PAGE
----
Dear Amy: I’m a young woman currently dating my first boyfriend.
We’ve been together for about seven months. While I really do like him and we usually get along well, one thing about him that irks me (sometimes) is that he’s cheap.
We’ve known each other for about six years. Before we started dating, whenever we hung out, we would each pay for our own share. This was fine with me. However, since we’ve started dating, we seem to either do free activities, or I usually end up paying for the both of us, whether the activity is my suggestion or not.
He doesn’t ever offer to split the bill or pay his own way at all, and if I don’t pay, then we don’t get to do anything.
I try to do little things for him and feel like he isn’t doing the same for me. He makes more money than I do.
I never expected to have a claim on his money, so it frustrates me when it seems like he feels he has a claim on mine.
He says that he really likes me and that he sees me as family. He says he can see a future for us, one in which he’s the main provider. But I have the general idea that if he’s like this now, he most likely won’t change.
Do you think I should stay with him longer to see if things can truly work out between us, or should I cut my losses early and spare myself some potential serious trouble?
Confused by a Cheapskate
Dear Confused: Before you leave the relationship, you should run a little test. The next time you go out, pull out only enough money for your own share and then slide the bill toward him. Will he crowbar open his wallet or will he wordlessly slide the bill back to you? And if he is refusing to pay his share, why is this? You don’t seem to have confronted him about it, and you should.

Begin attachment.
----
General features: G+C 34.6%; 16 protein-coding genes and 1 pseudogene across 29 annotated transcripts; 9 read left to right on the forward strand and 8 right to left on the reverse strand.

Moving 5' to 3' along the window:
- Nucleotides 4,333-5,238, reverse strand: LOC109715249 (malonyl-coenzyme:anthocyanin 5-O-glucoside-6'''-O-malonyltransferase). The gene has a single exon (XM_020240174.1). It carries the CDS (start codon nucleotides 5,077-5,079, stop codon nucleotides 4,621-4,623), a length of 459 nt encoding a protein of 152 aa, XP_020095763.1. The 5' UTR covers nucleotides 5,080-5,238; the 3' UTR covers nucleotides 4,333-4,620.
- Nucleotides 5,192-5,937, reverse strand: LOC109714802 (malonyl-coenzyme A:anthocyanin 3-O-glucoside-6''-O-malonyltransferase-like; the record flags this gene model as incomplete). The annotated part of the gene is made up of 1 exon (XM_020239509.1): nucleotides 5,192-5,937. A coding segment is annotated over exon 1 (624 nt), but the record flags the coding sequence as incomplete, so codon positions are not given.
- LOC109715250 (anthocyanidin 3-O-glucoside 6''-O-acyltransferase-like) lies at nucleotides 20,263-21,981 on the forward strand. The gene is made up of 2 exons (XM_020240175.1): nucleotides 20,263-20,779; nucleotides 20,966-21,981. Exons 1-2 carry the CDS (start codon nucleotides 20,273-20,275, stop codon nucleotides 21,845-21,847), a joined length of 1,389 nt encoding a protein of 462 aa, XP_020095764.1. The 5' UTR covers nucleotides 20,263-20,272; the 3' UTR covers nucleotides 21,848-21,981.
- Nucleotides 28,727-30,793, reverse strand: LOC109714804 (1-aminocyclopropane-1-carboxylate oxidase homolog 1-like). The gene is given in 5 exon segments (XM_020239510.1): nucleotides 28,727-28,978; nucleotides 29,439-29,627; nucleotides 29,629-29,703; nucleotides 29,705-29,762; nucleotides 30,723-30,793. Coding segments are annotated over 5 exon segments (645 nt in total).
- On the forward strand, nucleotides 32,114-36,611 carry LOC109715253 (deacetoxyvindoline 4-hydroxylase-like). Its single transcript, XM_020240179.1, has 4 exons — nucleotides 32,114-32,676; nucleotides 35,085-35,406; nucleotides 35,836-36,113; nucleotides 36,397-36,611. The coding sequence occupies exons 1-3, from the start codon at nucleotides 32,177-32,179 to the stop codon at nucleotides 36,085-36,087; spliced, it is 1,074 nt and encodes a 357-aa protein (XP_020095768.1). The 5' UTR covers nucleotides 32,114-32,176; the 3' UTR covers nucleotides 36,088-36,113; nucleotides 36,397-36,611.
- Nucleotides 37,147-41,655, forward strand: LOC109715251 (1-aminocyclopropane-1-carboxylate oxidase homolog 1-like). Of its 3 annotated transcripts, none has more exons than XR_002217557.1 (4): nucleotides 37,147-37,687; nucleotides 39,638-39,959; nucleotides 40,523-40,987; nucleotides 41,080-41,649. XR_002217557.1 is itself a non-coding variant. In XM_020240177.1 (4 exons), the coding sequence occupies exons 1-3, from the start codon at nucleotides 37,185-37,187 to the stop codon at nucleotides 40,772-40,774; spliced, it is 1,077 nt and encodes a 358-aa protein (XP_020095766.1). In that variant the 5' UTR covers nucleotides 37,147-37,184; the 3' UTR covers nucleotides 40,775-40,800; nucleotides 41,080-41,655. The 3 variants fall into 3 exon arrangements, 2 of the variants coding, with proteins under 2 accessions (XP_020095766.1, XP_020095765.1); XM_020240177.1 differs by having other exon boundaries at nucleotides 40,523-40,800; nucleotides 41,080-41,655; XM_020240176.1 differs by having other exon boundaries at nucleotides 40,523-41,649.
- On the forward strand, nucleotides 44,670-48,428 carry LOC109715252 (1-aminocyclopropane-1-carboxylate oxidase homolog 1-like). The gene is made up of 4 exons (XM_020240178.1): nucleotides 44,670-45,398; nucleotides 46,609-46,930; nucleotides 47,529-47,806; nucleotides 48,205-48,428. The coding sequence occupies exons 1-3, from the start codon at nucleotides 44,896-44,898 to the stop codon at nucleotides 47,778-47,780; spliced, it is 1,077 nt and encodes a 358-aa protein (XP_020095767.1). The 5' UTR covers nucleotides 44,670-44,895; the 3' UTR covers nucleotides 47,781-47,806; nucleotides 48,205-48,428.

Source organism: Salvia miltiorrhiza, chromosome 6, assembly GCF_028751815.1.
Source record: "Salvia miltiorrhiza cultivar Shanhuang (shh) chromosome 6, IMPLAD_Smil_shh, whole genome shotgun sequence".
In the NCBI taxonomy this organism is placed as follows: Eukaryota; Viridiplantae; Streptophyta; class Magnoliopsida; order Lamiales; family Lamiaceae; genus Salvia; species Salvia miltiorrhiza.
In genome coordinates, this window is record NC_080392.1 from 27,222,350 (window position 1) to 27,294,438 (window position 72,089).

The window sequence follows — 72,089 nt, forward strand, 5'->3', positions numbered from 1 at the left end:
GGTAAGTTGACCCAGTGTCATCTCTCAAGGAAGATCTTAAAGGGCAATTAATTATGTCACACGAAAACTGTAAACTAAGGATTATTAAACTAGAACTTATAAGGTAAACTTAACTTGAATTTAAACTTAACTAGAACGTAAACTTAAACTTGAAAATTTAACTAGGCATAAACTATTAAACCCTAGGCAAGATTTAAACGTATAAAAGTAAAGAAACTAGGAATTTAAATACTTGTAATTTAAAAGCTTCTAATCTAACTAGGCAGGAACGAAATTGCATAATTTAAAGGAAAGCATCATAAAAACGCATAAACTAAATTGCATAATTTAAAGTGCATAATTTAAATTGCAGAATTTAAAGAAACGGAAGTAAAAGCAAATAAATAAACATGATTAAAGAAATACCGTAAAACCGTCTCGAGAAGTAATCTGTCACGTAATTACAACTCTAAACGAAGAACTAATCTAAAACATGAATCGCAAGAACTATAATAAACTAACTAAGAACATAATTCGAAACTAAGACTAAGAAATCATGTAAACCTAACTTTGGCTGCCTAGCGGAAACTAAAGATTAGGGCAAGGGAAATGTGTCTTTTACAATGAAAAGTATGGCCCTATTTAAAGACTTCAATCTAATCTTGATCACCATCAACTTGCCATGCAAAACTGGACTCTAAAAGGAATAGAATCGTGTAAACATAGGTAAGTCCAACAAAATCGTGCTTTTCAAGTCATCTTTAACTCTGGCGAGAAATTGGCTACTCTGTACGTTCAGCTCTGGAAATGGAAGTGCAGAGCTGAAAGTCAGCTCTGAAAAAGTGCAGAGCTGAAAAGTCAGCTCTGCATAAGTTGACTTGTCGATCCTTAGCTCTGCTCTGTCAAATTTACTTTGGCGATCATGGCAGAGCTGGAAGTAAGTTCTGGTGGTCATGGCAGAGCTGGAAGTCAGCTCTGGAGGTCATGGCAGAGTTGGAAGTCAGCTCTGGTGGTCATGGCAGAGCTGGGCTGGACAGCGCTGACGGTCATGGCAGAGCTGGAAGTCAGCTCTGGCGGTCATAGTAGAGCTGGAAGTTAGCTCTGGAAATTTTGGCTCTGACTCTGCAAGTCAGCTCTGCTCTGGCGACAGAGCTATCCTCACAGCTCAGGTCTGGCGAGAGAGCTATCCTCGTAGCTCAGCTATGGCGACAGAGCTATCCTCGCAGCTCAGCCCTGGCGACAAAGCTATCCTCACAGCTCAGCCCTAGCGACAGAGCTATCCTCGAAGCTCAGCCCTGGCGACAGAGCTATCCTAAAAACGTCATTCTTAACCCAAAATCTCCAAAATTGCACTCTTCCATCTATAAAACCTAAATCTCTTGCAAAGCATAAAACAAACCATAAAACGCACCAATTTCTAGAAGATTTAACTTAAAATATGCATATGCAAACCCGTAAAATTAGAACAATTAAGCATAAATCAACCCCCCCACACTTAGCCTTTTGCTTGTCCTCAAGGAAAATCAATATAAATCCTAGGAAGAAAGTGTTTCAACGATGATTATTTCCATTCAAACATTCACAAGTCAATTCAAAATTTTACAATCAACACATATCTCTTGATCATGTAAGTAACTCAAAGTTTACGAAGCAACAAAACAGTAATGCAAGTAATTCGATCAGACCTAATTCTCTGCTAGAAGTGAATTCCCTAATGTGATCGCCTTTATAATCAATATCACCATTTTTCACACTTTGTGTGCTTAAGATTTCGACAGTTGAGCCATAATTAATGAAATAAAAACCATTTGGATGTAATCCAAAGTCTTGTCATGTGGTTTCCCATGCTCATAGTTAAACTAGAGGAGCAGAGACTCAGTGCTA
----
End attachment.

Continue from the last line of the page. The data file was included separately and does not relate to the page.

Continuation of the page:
I love the idea of choosing free activities, but if he chooses an activity that costs money, you should say to him, “We either share this expense, or you treat, or I’m not doing it.”
The only potential “serious trouble” I see in your future is if you stay with someone who behaves in a way that is both ungenerous and confusing, and you don’t have the courage to even ask him about it.
Dear Amy: My family will be getting together for a mountain cabin vacation again this year.
One family insists on bringing their two pets.
The dog is untrained, messes on the carpet and growls and snaps at people. The cat howls loudly during the night.
We have pets, but we choose to leave them at home, as a courtesy to others.
Am I the only person that thinks that “pet people” should leave animals at home for group vacations?
Dear Irked: During a group vacation at shared accommodations, pet owners should get every other participant to approve their desire to bring their pets. Many people are allergic, and/or simply don’t want to spend their own vacations around other people’s animals.
So far, your family members are lucky that you don’t bring your own pets along; I could imagine that if various sets of animals don’t mix well, it could create big problems for humans and animals alike.
I assume readers will offer their own perspectives.
Dear Amy: Responding to the dilemma presented by “Possibly Overprotective Mom,” regarding the sudden pregnancy of her son’s troubled ex-girlfriend, here is something I said to my son from the time he was a young boy (he is now 31 and a new father): anytime a man has sex with a woman, she does not have to ask his permission to have the baby. And if it’s yours, it is yours.
Now, as toxic as the girlfriend may seem to be to the mom who wrote to you, she was not so toxic that “sonny boy” wasn’t having sex with her.
I suggest that son “man up” and affirmatively take steps to establish paternity. If he is the father, then he should get a child support and visitation agreement. And, Amy, you are right, if the young mom is unstable, he should do more – not less.
Dear June: I really appreciate your brand of frank and honest parenting. Good for you.
Email Amy Dickinson at firstname.lastname@example.org.